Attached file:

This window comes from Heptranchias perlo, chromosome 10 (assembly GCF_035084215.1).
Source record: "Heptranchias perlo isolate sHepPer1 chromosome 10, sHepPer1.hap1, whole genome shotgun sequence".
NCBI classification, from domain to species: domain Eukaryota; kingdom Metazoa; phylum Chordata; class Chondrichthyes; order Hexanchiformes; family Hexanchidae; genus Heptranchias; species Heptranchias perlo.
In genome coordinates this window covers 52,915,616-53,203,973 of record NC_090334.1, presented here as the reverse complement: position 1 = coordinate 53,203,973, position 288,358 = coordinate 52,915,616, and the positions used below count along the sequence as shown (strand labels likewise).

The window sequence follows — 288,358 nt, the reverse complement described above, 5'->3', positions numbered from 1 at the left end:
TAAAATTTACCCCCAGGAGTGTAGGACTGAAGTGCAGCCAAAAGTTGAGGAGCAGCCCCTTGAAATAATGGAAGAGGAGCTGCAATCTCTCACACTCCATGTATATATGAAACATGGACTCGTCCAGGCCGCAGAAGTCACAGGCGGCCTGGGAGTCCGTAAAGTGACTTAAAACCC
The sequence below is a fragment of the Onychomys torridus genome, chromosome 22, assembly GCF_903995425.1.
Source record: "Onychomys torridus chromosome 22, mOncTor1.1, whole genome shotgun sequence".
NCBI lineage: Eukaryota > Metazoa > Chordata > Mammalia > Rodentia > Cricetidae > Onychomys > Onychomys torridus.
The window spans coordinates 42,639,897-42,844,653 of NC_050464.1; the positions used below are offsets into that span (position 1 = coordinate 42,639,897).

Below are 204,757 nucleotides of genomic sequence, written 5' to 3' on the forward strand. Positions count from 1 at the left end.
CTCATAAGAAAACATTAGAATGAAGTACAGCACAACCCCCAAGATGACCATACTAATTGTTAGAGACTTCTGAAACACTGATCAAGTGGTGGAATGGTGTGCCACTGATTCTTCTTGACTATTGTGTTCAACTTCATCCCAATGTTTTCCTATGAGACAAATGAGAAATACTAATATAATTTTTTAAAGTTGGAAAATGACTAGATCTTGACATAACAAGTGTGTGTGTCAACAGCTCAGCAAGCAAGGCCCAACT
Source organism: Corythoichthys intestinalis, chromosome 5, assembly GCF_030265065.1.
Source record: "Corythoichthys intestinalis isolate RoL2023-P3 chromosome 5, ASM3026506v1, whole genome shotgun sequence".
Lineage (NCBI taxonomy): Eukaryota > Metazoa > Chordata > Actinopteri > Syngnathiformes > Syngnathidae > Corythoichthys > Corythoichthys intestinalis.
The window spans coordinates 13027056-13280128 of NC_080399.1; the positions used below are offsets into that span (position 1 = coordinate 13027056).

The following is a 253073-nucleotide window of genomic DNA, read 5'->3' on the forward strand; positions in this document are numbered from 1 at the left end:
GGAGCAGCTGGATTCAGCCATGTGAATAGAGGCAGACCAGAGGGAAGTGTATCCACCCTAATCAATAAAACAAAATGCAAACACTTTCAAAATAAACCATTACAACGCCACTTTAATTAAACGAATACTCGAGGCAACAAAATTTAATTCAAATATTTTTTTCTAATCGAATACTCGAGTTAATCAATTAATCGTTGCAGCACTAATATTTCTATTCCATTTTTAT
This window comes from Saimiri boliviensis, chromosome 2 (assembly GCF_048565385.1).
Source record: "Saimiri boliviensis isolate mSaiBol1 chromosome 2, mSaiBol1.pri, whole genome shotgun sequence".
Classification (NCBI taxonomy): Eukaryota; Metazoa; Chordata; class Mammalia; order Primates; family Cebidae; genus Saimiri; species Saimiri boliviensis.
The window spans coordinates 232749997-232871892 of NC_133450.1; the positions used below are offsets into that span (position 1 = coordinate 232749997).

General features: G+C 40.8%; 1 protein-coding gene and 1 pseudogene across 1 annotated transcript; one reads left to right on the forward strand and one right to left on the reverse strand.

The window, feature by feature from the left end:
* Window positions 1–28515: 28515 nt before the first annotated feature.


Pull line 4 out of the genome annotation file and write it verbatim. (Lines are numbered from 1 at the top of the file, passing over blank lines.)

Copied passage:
In genome coordinates this window covers 52,915,616-53,203,973 of record NC_090334.1, presented here as the reverse complement: position 1 = coordinate 53,203,973, position 288,358 = coordinate 52,915,616, and the positions used below count along the sequence as shown (strand labels likewise).